Friday 3, February 2023

Putin vows more strikes on Ukraine energy infrastructure

Time International Desk: Russian president Vladimir Putin on Thursday vowed to continue attacking Ukrainian energy systems despite global criticism of strikes that have left millions without electricity and water at the start of winter.

‘There’s a lot of noise about our strikes on the energy infrastructure of a neighbouring country. Yes, we do that. But who started it?’ Putin said at an awards ceremony in the Kremlin, adding that the criticism would ‘not interfere with our combat missions.’

He presented the strikes as a response to a blast on Moscow’s bridge to annexed Crimea and other attacks, accusing Kyiv of blowing up power lines from the Kursk nuclear power plant and not supplying water to Donetsk in eastern Ukraine.

‘Not supplying water to a city of more than a million people is an act of genocide,’ Putin said.

He accused the West of ‘complete silence’ on this and of bias against Russia.

‘As soon as we move and do something in response, there is uproar and clamour spreading through the whole universe,’ he said.

Putin said on Wednesday that nuclear tensions were rising, though he insisted ‘we have not gone crazy’ and Moscow would not be the first to deploy atomic weapons in the Ukraine conflict.

Speaking more than nine months after his forces launched their military operation, Putin warned the conflict could be ‘lengthy’.

Russian forces have missed most of their key military goals since February, raising fears that the battlefield stalemate could see Russia resort to its nuclear arsenal to achieve a breakthrough.

Meanwhile, the Red Cross announced it had recently visited some Ukrainian and Russian prisoners of war but said it wants regular access to them all, following ill-treatment and torture allegations.

The UN Human Rights Monitoring Mission in Ukraine recently detailed the mistreatment of POWs by their Russian and Ukrainian captors, including torture, beatings, electric shocks, and humiliating treatment while naked.

‘The International Committee of the Red Cross last week carried out one two-day visit to Ukrainian prisoners of war, with another happening this week,’ the ICRC said.

‘During the same period, visits were also carried out to Russian prisoners of war, with more visits planned by the end of the month,’ the statement added.

The ICRC has been repeatedly criticised by Ukrainian president Volodymyr Zelensky on the ultra-sensitive subject of POW visits.

He has accused the Geneva-based organisation of not pushing hard enough to gain access to Ukrainian troops captured by Russian forces.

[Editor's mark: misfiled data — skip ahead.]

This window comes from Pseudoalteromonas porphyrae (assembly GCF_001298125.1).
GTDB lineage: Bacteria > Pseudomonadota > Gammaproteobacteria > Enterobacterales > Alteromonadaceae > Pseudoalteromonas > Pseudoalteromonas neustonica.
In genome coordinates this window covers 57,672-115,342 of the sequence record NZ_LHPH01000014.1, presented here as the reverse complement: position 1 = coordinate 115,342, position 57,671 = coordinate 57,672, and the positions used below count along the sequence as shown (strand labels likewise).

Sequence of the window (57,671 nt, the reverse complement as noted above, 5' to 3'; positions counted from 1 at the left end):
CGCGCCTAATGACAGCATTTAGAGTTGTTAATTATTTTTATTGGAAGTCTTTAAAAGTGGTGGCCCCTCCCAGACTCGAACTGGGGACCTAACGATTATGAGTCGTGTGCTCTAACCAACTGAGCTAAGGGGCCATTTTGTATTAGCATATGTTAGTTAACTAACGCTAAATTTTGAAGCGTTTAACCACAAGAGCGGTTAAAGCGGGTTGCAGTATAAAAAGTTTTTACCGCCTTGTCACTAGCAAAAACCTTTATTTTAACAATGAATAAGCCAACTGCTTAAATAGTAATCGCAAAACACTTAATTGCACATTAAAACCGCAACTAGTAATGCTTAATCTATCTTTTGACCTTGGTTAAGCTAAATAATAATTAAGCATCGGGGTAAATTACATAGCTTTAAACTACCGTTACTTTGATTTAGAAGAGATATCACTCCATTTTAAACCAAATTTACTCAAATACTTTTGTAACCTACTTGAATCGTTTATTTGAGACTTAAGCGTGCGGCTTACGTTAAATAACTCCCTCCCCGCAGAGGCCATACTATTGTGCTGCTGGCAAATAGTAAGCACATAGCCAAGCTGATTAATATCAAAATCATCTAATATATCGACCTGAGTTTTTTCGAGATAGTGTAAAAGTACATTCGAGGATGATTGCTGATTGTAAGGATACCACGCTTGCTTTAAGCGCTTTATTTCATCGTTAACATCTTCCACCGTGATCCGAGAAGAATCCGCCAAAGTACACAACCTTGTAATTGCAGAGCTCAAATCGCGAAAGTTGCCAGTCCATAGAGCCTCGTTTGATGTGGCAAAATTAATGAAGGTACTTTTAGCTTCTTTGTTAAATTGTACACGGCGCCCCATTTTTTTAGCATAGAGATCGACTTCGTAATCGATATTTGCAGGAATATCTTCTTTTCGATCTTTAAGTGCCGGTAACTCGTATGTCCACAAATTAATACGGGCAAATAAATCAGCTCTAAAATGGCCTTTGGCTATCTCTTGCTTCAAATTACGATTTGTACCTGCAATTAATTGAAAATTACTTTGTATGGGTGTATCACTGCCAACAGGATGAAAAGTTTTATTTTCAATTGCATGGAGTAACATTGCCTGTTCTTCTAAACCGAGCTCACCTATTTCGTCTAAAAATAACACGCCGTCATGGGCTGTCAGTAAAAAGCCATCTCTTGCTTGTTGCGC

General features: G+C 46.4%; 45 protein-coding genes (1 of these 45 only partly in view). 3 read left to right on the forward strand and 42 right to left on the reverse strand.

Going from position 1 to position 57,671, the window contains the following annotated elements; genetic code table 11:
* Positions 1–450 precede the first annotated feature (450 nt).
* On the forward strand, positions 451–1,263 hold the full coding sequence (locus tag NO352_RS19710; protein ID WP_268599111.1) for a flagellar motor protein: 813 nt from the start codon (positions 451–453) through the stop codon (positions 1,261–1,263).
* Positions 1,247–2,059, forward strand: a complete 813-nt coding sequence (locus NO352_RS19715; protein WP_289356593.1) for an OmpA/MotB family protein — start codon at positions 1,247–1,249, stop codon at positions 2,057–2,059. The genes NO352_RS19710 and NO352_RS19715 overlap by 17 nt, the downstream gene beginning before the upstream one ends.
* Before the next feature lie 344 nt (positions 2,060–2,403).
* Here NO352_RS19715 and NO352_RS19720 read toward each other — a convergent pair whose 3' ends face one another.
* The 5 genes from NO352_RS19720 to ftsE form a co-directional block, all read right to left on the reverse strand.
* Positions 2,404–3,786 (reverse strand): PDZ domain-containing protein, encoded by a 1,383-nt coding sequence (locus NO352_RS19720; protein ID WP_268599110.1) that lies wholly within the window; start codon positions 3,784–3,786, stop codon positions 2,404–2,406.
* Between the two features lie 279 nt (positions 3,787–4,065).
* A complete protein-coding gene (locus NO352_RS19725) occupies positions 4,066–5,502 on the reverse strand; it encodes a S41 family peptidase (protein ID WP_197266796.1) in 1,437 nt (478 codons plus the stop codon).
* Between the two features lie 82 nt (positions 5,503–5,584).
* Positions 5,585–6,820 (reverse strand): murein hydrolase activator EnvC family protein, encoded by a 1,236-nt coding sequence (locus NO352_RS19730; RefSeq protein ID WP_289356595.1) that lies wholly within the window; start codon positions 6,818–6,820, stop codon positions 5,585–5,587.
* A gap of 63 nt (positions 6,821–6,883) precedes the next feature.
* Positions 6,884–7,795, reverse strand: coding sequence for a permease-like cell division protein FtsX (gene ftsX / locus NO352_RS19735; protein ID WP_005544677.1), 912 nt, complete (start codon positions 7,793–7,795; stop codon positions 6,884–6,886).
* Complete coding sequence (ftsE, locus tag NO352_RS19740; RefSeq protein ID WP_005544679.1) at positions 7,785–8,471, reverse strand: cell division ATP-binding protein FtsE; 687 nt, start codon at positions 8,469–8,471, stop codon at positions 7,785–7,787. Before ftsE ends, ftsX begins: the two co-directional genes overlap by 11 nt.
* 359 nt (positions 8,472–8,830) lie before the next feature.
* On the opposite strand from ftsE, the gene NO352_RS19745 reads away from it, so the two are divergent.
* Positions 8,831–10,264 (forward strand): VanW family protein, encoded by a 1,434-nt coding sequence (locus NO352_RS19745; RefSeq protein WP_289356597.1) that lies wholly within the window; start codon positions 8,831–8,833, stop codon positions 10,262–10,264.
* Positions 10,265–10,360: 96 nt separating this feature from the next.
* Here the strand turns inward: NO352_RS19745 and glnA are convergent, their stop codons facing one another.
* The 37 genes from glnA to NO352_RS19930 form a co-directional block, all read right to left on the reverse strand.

The ICRC has voiced frustration at not being able to fulfil its mission enshrined in the Geneva Conventions, which define the laws of war.

It needs certain guarantees around access and the Russians have long turned a deaf ear.

The visits enabled the ICRC to assess the condition and treatment of the POWs and give news to their families, the organisation said, without giving details of their living conditions or treatment.

It said it was also able to distribute books, personal hygiene items, blankets and warm clothes.

The ICRC is now delivering messages from POWs to their families.

‘Most updates are short notes of love and personal news. Some ask family members not to worry,’ the statement said.

‘Others ask them for cigarettes, socks, and sweets. All these messages are a lifeline for anguished relatives.’

ICRC president Mirjana Spoljaric said such visits were ‘an important step forward in preserving humanity amidst the brutality of the international armed conflict.

‘We are able to check how prisoners of war are being treated and to make sure families receive updates. My expectation is that these visits lead to more regular access to all prisoners of war.’

The organisation wants to go much further.

‘We have seen hundreds of prisoners of war, but we still do not have access to see all of them,’ ICRC spokeswoman Jennifer Sparks said.

The ICRC is not giving exact numbers of POWs visited and said Red Cross teams had not been able to visit the Olenivka prison in eastern Ukraine, which is controlled by pro-Russian forces.

The jail was bombed in late July, killing dozens of Ukrainian prisoners. Kyiv accuses Russian-controlled forces while Moscow blames the Ukrainian army.

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